Before I get to today's casting, I want to talk a little bit about Carrie. It's a pretty good book, if marred by some hall-marks of a young writer still not entirely in control of his talent. It's funny to think that King's repertoire was already as large as it was; Thirty-seven short stories (some of them nearly long enough to almost be novellas) and five novels which would end up being published later; Rage, The Long Walk, Roadwork, The Running Man and Sword in the Darkness, a novel that King himself has prevented from ever seeing publication. There's also Blaze, which he wrote after Carrie but wasn't published for several decades.
So, really, Carrie is not a freshman effort. It's the work of a man who'd been in the writing game for some time.
Now, granted, a majority of those forty-nine stories were written when he was still a teenager. Many, if not most, are not up to par, professionally speaking, and seventeen of them weren't even professionally published. Of those that were, most of them were in his university magazine. Twenty-eight of them remain uncollected and thus, commercially unavailable except in the odd periodical, to this day.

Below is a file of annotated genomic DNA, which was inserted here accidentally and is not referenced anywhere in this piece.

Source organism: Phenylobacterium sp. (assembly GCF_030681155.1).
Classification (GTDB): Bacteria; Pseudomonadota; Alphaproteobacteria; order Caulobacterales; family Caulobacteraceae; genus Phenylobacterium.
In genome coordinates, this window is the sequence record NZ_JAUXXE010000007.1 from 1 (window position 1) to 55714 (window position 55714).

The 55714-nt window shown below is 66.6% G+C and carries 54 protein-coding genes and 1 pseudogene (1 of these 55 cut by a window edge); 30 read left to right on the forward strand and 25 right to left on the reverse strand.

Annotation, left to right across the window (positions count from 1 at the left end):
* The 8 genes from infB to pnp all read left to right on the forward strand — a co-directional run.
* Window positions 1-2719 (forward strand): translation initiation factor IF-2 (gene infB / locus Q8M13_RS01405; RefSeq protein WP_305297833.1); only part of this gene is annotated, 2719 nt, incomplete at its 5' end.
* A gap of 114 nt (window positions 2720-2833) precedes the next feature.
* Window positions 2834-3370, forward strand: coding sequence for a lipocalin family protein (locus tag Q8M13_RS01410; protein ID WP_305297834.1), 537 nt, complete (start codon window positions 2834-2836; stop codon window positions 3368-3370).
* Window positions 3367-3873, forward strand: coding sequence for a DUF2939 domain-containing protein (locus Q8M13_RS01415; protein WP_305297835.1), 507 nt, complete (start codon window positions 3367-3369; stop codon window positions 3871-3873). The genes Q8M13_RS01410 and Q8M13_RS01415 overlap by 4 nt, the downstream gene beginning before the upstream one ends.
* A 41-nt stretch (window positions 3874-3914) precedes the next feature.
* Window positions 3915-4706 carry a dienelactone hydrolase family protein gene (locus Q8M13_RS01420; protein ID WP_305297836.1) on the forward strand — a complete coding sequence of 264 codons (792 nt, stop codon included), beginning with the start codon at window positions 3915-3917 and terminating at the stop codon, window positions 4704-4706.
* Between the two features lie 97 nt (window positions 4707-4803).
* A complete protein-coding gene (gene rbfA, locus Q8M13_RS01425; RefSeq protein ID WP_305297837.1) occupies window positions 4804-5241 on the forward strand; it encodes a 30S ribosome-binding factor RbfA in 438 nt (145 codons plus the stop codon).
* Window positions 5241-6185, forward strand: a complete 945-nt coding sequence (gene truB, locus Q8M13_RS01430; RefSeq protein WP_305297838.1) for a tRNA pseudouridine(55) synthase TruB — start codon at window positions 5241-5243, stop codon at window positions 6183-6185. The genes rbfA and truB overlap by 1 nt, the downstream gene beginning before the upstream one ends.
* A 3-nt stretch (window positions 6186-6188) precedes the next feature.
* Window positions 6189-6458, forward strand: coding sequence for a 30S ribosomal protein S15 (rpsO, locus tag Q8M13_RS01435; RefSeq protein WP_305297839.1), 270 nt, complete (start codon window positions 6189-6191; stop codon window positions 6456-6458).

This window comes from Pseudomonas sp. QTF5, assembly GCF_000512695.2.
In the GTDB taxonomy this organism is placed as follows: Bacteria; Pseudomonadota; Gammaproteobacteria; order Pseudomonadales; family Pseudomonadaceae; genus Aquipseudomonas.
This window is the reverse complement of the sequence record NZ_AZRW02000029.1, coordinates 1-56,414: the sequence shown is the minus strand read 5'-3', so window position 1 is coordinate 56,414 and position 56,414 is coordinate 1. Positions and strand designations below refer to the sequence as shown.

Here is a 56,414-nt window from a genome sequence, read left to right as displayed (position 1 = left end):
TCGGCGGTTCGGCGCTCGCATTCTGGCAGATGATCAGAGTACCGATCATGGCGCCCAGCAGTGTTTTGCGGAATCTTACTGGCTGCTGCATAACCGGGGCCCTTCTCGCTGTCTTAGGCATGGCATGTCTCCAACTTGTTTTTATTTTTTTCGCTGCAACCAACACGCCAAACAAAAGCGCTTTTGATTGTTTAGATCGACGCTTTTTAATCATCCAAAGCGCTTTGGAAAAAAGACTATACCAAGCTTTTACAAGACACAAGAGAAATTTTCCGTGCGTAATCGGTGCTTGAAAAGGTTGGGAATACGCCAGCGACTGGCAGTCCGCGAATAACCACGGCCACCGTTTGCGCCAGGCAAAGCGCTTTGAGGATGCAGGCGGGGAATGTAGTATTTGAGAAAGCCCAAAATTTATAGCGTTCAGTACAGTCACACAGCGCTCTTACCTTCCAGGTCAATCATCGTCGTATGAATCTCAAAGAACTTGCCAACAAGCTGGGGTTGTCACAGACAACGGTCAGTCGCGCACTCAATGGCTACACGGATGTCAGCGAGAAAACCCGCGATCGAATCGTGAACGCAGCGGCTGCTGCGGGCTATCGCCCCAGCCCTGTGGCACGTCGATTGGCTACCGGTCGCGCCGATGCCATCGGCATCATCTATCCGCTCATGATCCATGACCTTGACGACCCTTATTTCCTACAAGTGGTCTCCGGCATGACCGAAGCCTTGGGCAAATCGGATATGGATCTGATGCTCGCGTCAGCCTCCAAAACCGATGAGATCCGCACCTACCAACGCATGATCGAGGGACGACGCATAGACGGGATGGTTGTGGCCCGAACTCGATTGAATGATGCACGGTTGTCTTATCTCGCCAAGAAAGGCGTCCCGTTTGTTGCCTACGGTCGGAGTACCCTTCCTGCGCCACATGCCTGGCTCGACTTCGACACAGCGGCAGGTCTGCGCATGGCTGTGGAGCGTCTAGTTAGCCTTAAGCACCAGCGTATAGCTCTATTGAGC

Of the six novels, on of them King considers so bad that he won't let anyone publish it. Of the five that were, most King fans will admit they're not very strong works, with the possible exceptions of The Long Walk and Roadwork. So, really, Carrie marks another mile on the road to becoming a truly exceptional author.
There are moments of brilliance that crop up in Carrie, but there's stuff that's kinda bothersome as well. To this day I cannot believe the character of Sue Snell, or her to-good-to-be-true boyfriend Tommy Ross. When I first read this book, many years ago, I had a huge problem with the character of Margaret White, but not Tommy or Sue. Today the opposite is true. Margaret White is clearly mentally ill. Sue and Tommy exist in a world of perfect teens.
I also remember feeling a bit like this book wasn't scary, mainly because I empathized a great deal with Carrie herself. I was bullied throughout my school years, and I understand that girls get it worse, as girls can be cruel on a level boys could only dream of. So, I was fully on Carrie's side when she finally snapped and went on her Roaring Rampage of Revenge.
This time, though, the true horror came from me realizing that Carrie just plain took things too far. I know that if I had her powers, I would have used them, but I would have been subtle and I only would have gone after people who had personally done something to me. And it wouldn't have been fatal. Carrie, however, starts slaughtering her entire school, then her entire town, and throughout, she feels nothing but joy, even finding it funny, and knowing unquestionably that it's all deserved. Yikes. I kept thinking at her, "Yeesh, Carrie, enough! Most of these kids didn't even do anything to you!" Or, if they did, we didn't see it.